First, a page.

“I missed my connection so missed boarding my cruise in Athens and had a five-day catch-up to board it after with high hotel costs and expenses. Staffing levels were ok but lines for border control were too long.”

However, Townsend said both airports were “very good in terms of seating and shops plus food outlets”.

Craig, 68, who flew to and from Frankfurt, said: “It was chaos and clueless. No Lufthansa desks were open. And it was the third flight of my scheduled trip to be cancelled.”

Queues at Frankfurt airport in July.

Queues at Frankfurt airport in July. Photo: picture alliance/dpa | Frank Rumpenhorst

Nicolas, 37, flew to Marseille from Frankfurt, and said there were no staff there to tell passengers about their cancelled flight. 

“You feel very lonely in the big airport,” he said. “No one knew the right answer. I travel a lot around the world and I never felt that before.”

Another reader called Anna, 33, said she was put off from flying with Lufthansa after having her travel plans wrecked during recent strike action. Her outbound flight was delayed by 2.5 hours “and I missed the connecting flight”.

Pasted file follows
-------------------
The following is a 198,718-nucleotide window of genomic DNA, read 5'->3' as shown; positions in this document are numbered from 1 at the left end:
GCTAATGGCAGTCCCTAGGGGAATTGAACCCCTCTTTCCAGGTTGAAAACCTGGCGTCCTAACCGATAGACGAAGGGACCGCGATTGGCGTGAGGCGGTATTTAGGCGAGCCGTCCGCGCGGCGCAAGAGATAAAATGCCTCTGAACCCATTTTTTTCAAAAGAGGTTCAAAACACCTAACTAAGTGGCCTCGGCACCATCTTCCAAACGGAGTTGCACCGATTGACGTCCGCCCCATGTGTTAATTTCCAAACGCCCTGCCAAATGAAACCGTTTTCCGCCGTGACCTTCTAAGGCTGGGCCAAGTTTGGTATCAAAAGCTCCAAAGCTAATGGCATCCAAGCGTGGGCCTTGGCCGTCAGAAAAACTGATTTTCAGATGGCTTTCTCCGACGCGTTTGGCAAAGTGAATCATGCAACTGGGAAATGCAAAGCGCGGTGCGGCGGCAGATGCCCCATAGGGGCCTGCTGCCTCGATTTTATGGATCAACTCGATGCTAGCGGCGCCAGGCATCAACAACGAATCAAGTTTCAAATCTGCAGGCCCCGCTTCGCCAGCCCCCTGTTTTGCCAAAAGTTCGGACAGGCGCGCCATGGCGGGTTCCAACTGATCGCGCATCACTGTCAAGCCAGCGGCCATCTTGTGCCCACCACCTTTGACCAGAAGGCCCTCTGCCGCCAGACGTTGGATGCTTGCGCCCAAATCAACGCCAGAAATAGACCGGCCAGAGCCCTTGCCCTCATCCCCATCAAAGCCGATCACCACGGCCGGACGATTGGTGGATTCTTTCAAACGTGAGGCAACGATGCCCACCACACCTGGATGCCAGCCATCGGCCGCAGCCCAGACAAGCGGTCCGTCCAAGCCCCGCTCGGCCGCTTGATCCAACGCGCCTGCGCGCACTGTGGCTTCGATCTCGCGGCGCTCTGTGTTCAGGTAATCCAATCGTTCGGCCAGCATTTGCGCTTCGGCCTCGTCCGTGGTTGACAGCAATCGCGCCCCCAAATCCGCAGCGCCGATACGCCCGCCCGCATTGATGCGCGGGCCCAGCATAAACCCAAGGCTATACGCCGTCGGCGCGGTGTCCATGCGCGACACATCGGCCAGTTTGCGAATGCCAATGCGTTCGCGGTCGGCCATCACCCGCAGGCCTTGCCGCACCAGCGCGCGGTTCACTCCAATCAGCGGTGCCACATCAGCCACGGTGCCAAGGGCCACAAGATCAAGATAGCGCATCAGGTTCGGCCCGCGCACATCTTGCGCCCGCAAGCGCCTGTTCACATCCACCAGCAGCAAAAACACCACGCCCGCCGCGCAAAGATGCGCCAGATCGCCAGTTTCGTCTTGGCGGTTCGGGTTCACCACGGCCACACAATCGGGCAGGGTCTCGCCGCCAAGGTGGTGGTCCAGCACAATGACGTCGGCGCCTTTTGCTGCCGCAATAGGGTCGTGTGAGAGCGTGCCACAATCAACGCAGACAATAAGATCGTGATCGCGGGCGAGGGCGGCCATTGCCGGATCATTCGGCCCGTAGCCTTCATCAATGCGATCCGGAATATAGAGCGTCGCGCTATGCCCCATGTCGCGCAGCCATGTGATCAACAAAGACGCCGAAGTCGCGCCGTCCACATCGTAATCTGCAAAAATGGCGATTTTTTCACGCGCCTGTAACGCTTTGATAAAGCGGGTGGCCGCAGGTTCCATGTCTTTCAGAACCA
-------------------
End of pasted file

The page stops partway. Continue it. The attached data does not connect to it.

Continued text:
“Due to the strike I was left all alone in Munich with a toddler,” she said.

Tom Boon said he experienced lots of problems when flying with Lufthansa from or to Frankfurt. He said his return Lufthansa flight from London was “almost an hour late due to the aircraft not leaving Frankfurt on time to come to collect us in London City”.

Long queues at immigration

Lots of respondents mentioned the issue of waiting in line when arriving at Frankfurt airport. 

Balakrishnan, 41, who flew to Frankfurt from Abu Dhabi in July, said there were problems getting through passport control: “We waited nearly two hours in a long queue to clear immigration.

“Though the queue was too much, only two counters with four immigration officers were opened for non-EU passport holders.”